President Trump will propose lowering prescription drug costs for Medicare beneficiaries by allowing them to share in rebates that drug companies pay to insurers and middlemen, reports ABC News.

A senior administration official outlined the plan on Thursday, ahead of the release of Trump’s 2019 budget plan next week. Pharmaceutical companies now pay rebates to insurers and pharmacy benefit managers to help their medications gain a bigger slice of the market.

Under Trump’s proposal, seniors covered by Medicare’s popular “Part D” prescription benefit would be able to share in the rebates for individual drugs that they purchase at the pharmacy.

Trump’s budget would also expand Medicare’s “catastrophic” drug benefit so that many seniors with very high costs would not face copayments. Seniors with high drug bills are currently still responsible for 5 percent of the cost of their medications. With some new drugs costing $100,000 a year or more, patient costs add up quickly.

Trump’s new budget would put him in the middle of a tug-of-war between drug companies on one side and insurers and pharmacy benefit managers on the other, with billions of dollars at stake.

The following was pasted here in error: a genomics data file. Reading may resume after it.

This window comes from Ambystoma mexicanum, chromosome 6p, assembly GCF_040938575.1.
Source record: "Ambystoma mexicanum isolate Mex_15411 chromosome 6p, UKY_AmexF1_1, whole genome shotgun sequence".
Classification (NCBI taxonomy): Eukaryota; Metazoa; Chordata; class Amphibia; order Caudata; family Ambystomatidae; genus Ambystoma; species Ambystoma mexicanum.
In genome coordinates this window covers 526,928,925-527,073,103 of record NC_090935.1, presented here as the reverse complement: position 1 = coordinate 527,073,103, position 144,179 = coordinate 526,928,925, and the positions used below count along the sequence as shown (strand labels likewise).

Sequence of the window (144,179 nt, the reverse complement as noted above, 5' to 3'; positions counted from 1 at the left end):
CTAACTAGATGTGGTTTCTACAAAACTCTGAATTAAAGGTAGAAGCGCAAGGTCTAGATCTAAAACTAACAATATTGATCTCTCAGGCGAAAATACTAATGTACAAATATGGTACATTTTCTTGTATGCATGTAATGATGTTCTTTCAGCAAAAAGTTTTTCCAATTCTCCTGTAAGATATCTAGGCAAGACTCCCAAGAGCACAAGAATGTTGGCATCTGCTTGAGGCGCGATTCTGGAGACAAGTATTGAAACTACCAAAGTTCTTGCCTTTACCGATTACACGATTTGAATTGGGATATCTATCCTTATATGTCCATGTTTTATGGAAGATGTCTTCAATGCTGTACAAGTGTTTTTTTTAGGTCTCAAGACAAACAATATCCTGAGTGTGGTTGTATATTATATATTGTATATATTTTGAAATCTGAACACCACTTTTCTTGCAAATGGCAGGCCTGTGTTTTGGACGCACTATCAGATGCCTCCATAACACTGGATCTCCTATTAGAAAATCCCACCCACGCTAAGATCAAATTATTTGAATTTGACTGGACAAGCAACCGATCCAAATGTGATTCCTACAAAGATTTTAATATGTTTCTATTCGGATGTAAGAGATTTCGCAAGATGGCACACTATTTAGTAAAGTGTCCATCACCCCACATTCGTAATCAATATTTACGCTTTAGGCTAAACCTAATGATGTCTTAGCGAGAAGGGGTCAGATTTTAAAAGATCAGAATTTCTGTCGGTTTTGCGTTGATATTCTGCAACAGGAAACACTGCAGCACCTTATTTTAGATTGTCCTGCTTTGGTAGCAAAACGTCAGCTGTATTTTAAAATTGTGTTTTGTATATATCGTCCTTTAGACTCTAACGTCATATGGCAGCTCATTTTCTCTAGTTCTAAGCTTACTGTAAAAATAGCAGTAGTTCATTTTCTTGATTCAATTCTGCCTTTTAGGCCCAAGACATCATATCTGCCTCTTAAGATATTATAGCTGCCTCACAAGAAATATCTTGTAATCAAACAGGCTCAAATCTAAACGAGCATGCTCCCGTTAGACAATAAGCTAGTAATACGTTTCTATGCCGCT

Insurers and pharmacy benefit managers say the reason drug costs are so high is that drug companies are free to charge what the market will bear, ABC reports.

The pharmaceutical industry says it is the middlemen who are the problem because they keep rebates paid by drug makers instead of passing them on to patients. Insurers counter that rebates are passed on in the form of lower monthly premiums for everybody.

The Trump administration’s new proposals come on top of a long list of Medicare changes in the congressional budget deal. Medicare is the government’s premier health insurance program, covering about 60 million seniors and disabled people.

Lawmakers would shift a greater share of Medicare drug costs to the pharmaceutical industry. They also want to eliminate the drug coverage gap known as the “doughnut hole” one year earlier than currently scheduled, in 2019 instead of 2020.

“On the whole, I think this is a good bill for people with Medicare,” said Joe Baker, president of the Medicare Rights Center, said of the congressional legislation. “This tilts toward getting a lot of good things done.”

Democrats are split over the overall measure, but the Medicare provisions appear to have support from both parties. Hopefully, Democrats can put aside politics for once and realize that this bill would be good for all, especially those under Medicaid.